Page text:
All those beaches! Travelling along the Caribbean coast of Colombia was one of our best beach experiences in South America. We spent a little over 2 weeks just in this strip of coast between Palomino –and the Tayrona National Park– and Tolú, the gateway to the San Bernardo islands. You can experience Colombia’s Caribbean beaches based on your preference, as there are several beach towns offering very different experiences. The two main spots are of course the large cities of Cartagena and Santa Marta. But regarding how you travel between them, there are also a few alternatives. In this travel guide we’ll drive you (see what we did there?) through the options on how to travel between Cartagena and Santa Marta.


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Travel with local bus  |  Travel with shuttle bus
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Santa MartaCartagena


 

Cartagena and Santa Marta sit in the middle of Colombia’s Caribbean coastline, therefore are handy points to reach the sea. Travellers often spend a few days mesmerised by the colourful Cartagena, perhaps relaxing on the paradise-like beaches on the nearby Rosario or San Bernardo islands; and then head towards Santa Marta to explore a very different landscape or dive into a jungle adventure.

We did the journey the other way round; after an active and adventurous outdoors week in Santa Marta, we wanted to explore travellers’ favourite city Cartagena.

Whichever direction you travel, let this guide tell you how to get from one city to the other! We’re giving you the different options, practical travel tips, how to get the best deals and what to expect.

Boats in Taganga beach Caribbean coast Colombia
Boats at Taganga beach near Santa Marta

How far is Cartagena from Santa Marta?

Pretty close, actually. The distance from Cartagena to Santa Marta is only 240 km (150 miles); that’s around 5 hours on a bus or 4,5 hours by car.

The road between the two cities is quite scenic, very pretty, following the coast almost the whole way. A particularly beautiful part is Cienaga Grande de Santa Marta; a wetland area where the narrow road stretches in between two wide expanses of water. Tiny villages are scattered on one side. Fellow passengers saw us clinging at the window, watching pure, very local life far away from tourist crowds. I remember kids with indigenous and black features playing football or chasing chickens.

Another noteworthy, but rather uninteresting place along the way is Barranquilla; Colombia’s fourth biggest city and actually the largest on the coast. All buses and minibuses stop in Barranquilla to pick up more passengers – and that is a major time-waster (more about it later).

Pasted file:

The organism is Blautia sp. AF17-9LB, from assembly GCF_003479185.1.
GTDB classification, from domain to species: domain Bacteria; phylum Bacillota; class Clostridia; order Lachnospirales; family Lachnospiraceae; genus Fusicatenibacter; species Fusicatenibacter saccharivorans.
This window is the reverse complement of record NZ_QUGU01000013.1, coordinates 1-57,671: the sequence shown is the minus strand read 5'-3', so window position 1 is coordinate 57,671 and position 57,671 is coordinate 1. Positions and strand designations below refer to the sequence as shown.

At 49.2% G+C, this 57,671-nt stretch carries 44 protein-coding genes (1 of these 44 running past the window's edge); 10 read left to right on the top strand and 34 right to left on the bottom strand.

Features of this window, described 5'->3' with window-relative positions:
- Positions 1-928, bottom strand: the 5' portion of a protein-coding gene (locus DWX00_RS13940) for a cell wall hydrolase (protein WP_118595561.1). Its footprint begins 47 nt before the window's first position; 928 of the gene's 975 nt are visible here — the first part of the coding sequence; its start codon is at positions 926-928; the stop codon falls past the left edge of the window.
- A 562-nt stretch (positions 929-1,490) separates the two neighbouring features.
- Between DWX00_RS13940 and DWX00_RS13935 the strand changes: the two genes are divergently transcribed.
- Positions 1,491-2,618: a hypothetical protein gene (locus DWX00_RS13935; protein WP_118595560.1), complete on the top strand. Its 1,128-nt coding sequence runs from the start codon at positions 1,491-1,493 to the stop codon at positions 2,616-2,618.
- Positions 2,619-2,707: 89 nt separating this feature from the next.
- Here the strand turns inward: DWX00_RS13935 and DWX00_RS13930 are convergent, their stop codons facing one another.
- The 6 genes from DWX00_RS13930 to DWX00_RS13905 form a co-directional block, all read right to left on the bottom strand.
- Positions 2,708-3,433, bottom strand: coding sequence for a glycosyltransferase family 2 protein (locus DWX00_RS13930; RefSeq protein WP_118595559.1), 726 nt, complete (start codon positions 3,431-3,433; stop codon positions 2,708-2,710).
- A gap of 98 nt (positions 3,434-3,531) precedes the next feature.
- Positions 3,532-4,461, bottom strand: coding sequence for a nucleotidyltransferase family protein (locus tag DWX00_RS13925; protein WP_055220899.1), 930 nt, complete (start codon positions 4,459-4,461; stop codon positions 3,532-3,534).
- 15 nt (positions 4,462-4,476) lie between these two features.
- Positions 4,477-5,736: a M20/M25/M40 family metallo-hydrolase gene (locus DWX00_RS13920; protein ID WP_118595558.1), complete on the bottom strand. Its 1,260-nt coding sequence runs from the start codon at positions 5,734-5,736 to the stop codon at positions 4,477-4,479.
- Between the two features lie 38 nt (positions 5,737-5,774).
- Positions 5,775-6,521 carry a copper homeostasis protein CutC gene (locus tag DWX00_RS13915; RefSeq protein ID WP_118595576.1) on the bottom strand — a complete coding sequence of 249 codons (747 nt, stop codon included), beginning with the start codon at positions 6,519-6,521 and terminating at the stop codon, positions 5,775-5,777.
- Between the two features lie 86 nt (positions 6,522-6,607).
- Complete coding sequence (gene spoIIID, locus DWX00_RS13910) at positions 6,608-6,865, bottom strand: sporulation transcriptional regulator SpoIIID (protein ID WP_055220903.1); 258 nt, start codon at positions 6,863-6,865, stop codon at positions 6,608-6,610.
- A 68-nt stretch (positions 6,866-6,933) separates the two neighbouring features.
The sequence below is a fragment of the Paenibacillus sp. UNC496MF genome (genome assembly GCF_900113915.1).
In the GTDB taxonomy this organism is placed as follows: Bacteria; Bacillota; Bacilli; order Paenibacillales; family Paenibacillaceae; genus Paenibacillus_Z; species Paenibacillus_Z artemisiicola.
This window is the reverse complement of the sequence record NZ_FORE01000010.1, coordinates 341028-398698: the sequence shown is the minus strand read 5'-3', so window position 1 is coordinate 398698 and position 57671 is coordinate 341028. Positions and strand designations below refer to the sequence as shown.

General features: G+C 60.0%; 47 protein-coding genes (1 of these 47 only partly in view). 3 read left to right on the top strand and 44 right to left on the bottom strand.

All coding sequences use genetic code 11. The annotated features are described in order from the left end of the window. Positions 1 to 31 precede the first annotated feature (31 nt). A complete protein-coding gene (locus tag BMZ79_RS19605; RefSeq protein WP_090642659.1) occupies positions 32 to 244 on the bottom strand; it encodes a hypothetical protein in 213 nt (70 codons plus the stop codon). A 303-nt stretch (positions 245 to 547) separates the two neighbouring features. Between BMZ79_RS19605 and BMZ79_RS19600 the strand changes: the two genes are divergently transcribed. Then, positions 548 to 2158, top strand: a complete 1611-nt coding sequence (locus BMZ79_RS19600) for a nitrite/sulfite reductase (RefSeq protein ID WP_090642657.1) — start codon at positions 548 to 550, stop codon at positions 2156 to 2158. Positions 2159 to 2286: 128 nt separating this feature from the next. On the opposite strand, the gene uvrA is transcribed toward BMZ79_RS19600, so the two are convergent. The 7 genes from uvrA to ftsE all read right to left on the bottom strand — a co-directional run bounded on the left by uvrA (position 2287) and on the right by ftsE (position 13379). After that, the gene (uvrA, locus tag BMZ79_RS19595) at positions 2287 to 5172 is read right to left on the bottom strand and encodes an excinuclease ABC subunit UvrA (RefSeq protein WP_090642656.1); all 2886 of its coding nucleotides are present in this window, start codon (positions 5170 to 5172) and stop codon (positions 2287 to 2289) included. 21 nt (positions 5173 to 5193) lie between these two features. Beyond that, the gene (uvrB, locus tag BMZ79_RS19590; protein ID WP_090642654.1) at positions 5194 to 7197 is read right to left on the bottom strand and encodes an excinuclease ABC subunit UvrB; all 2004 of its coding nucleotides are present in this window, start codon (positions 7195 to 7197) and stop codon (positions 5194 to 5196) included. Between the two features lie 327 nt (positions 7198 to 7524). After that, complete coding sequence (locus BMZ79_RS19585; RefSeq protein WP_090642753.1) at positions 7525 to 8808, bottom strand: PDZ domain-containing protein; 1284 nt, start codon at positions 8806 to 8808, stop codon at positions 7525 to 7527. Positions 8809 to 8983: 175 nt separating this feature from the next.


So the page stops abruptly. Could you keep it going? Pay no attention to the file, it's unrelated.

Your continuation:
Cartagena colourful facades street
Colourful facades and flowers in Cartagena

How to travel

There are a few options to travel between Santa Marta and Cartagena. Which option you’ll choose will depend on how much you are willing to compromise between saving money versus comfort.

Local bus, the cheapest option

Now, when it comes to intercity buses, it’s important to know that in South America –and so in Colombia too– many bus companies don’t have their timetable or even their services online. So your best bet is always to ask at the terminal.

Most of the time there are several companies doing the same route, so it’s worth asking around and comparing prices. In Colombia it’s also common to negotiate the bus ticket price. We usually collect all price offers and departure times and then negotiate a lower price for our 2 tickets together.

When you arrive at the bus station, local men try to lure you loudly into buying at their company’s counter. Although that may seem dodgy to our European/North American eyes, there’s really no harm in it. These men work for the bus company and can often arrange a discount for you, if you barter hard enough. Also, you don’t have to spend time looking for the companies travelling to Santa Marta – they’ll lead you there.

Bus service from Cartagena to Santa Marta

Taking the local bus will be your chance to meet locals doing the same journey. Choose this if you want the cheapest option.

Colibertador, Expreso Brasilia, Copetran, Berlinas, and Unitransco companies all have bus routes between Cartagena and Santa Marta. A direct bus takes only 5 hours (not less because of the stop in Barranquilla), so a daytime bus is a better option than travelling by night.